Objective: A close relationship between obstructive sleep apnea (OSA) and difficult intubation has been suggested. We hypothesized that the STOP-Bang questionnaire, a screening tool for obstructive sleep apnea (OSA), can predict difficult intubation.
Patients and methods: In this prospective cohort study, 200 adult surgical patients undergoing surgery under general anesthesia were studied to evaluate the usefulness of the STOP-Bang questionnaire for predicting difficult intubation. STOP-Bang questionnaire results, Mallampati score and tonsil size, as well as demographic data, were recorded preoperatively. Cormack & Lehane grading and difficulty of intubation (Cormack & Lehane grade III or IV, need of an intubation aid, or need of three or more intubation attempts) were also evaluated.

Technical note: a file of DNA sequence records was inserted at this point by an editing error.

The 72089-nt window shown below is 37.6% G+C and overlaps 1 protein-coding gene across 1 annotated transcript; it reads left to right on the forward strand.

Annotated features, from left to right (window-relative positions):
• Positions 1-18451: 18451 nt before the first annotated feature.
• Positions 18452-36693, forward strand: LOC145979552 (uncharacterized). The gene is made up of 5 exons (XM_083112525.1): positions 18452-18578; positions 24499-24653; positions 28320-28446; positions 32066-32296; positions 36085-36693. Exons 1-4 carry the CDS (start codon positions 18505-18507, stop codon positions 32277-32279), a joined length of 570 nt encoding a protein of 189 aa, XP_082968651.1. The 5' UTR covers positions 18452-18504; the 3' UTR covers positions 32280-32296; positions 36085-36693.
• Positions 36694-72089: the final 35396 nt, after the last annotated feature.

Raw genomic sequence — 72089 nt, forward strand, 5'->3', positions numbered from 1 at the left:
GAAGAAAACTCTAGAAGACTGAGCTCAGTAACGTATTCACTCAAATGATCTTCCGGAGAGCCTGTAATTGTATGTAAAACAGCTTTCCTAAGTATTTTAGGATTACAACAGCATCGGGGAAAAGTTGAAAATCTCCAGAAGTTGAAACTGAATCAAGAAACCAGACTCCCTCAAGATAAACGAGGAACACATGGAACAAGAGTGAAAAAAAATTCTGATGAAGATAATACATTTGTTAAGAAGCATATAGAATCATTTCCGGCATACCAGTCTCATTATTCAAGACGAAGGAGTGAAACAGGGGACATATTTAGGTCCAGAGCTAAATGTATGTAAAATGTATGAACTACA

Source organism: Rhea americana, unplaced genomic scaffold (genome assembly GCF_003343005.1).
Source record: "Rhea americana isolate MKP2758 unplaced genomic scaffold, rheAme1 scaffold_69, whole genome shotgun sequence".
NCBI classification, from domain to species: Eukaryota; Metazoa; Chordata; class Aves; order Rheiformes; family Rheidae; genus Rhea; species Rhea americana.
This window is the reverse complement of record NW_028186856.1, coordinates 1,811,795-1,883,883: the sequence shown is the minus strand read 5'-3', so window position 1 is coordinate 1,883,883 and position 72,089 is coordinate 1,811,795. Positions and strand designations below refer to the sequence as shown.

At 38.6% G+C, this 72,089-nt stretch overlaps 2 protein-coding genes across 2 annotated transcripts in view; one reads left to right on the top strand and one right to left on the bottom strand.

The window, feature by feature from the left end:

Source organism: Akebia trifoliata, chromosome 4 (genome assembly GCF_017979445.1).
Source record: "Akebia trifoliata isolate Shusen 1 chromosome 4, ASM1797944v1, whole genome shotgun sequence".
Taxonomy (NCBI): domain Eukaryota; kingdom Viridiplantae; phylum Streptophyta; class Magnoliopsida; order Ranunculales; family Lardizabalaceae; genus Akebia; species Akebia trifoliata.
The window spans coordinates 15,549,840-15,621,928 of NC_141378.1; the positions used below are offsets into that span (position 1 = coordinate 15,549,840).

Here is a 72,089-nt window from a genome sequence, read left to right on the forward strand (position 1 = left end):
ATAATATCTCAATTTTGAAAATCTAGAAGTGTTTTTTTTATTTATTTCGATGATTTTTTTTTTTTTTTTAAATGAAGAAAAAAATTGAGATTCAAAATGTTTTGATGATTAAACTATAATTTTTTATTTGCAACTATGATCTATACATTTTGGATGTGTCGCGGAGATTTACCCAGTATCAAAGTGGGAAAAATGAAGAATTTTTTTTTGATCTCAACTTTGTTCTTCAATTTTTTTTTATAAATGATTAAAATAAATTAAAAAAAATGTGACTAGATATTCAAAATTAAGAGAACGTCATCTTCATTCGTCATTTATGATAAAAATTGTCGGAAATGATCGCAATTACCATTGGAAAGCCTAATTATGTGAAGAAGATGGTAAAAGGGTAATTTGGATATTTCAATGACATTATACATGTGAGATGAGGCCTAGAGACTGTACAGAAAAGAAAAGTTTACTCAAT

Results: Eighty-three out of 200 patients had a high risk of OSA based on the STOP-Bang questionnaire. The occurrence of difficult intubation was higher in the patients at a high risk of OSA (i.e., a STOP-Bang score of ≥ 3) than in the patients at a low risk (13.3% vs. 2.6%) (p = 0.004). Higher age, greater weight, higher body mass index, greater neck circumference, male gender, presence of comorbidities, lower preoperative SpO2, longer extubation times, higher Mallampati score, higher Cormack & Lehane grading, tonsil size and difficult intubation were significantly correlated with a high risk of OSA (p < 0.001). Fourteen out of 200 patients had difficulty in intubation. A STOP-Bang score of ≥ 3 was seen more frequently in the difficult intubation patients (78.6% vs. 38.7%) (p = 0.009). Greater weight, greater neck circumference, greater Mallampati score, a STOP-Bang score ≥ 3 and male gender were significantly correlated with difficult intubation (p < 0.05).
Conclusions: A STOP-Bang score of ≥ 3 was a predictor for difficult intubation.